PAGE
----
Palos Verdes 10 GHz Beacon

N6CA/b 10 GHz beacons History

Towards the end of 1990, the first 10 GHz beacon was built and installed on Palos Verdes. The first location however proved to not be a good location because of trees and buildings so it was moved to Radar Site over looking the LA Harbor. There were only 12 GHz FETs available at the time with no data at 10GHz so some experimenting was necessary. A 100 foot existing piece of elliptical WG90 was used for the feedline on a commercial tower. It was later discovered this waveguide had at least an extra 8 to 10 db of insertion loss. Coverage from this site was very good for most of Southern California. When this site was sold, the beacon was moved to a site overlooking Crenshaw Blvd and owned by K6ENS (SK) and proved to also be an excellent site. Gary Belda, K6ENS was instrumental in providing these locations for many years and did all the tower climbing. The beacon was moved to a location atop Palos Verdes in 2004 with the tower work done by Glen, KE6HPZ and has been a good location up and down the coast but not as good to the East because of trees. Currently this beacon provides great ducting info up and down the coast and deep into Baja, Mexico. The Frazier beacon was installed in 1997 at 8100 feet and has been there since. Location is provided by the Cactus Radio organization. This beacon has been easily heard all over the SouthWest US, far North of Sacramento, around 820 miles down the coast into Mexico and into Nevada and Arizona. Even through winter Ice storms, this beacon has always been heard up to 200 miles away. The Radome is rough surfaced, PVC with 0.5 db of loss and painted with high temp flat BBQ paint to absorb as much heat as possible. It's easy to copy even while mobile in motion throughout Southen California using the same omni antenna. These beacons maintain frequency accuracy of +/- 100 Hertz over all these many years and there has been only one partial failure ever, a cold temperature sensitivity on the Frazier beacon. The antenna height on Frazier was increased by 200 wavelengths (20 feet) in early 2000 and signals from Frazier came up greatly as it was now clearing more surrounding foliage.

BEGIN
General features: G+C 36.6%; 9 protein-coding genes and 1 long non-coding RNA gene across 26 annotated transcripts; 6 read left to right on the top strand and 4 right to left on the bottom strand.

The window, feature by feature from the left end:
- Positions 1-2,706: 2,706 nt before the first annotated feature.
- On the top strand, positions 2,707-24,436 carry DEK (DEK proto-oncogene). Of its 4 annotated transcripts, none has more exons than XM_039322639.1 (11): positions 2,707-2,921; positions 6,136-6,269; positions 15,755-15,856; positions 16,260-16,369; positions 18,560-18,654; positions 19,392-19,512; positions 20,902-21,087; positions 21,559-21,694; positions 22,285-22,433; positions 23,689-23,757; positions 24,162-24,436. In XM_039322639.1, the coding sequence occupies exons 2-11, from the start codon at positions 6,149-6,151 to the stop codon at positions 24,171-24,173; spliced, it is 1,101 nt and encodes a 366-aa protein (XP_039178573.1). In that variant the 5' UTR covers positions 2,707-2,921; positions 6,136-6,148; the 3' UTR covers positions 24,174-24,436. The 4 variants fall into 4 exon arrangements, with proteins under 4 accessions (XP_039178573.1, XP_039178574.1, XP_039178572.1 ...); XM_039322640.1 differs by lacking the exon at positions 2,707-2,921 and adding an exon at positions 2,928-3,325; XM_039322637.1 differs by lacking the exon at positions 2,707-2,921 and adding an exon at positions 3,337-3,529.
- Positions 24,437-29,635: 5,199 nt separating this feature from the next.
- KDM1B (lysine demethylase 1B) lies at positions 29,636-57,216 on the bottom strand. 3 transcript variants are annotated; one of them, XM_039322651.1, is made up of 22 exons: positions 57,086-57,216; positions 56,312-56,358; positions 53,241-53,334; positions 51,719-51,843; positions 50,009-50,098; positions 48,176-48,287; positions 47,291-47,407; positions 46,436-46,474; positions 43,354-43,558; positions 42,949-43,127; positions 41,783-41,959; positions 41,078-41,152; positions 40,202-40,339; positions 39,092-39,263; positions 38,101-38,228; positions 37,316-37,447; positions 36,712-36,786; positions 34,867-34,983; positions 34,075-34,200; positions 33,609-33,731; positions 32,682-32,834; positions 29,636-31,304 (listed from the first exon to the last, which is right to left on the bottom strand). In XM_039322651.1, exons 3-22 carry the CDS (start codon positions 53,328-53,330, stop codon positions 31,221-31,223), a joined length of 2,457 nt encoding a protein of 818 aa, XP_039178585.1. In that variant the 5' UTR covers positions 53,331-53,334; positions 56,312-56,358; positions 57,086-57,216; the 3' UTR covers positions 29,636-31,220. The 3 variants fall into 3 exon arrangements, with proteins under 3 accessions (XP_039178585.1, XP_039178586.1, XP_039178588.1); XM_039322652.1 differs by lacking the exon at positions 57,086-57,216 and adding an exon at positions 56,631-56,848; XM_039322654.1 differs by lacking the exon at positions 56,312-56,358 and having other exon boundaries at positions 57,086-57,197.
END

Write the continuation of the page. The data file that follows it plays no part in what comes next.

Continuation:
The new location of the PV beacon higher up on the hill now running about 60 feet of EW90 waveguide:


These are from the old location provided by Gary K6ENS (SK)

to panoramic pictures of LA basin taken from tower by K6ENS

The new enclosure also has over 1150 holes in it for shielding, component mounting and ventilation, whew........

Here is an audio recording of the PV beacon after the mods and upgrades were finished. The new iders give everyone lots of time to get antennas aligned. Note the multipath phase noise. It's quite common on paths where there are many reflections such as we have in Southern California.

the specs:

call: N6CA/b

Frequency: 10368.300MHz

location provided by K6ENS (SK)

S: Palos Verdes, DM03TS elevation: 1300'

1.6 Watts output

<1.6 db feedline (waveguide) loss, 60 feet at new location (June 2003)

Antenna: slotted waveguide14 dBi gain, omni-directional, horizontal polarization

IDer: 85 seconds of carrier and a short fast CW ID

Coverage: a clean shot to Mexico, up the central valley, out East to the desertand all of Southern California. It has a great knife-edge shot to Kettleman City at about 180 miles.

This beacon has been heard on Mt. Potosi, Nevada (215miles), San Benito Peak, central valley (240 miles) and 494 miles down into Mexico to DL27 and by W1LP/mm at over 710 miles.

This beacon has been in operation for over nine years.

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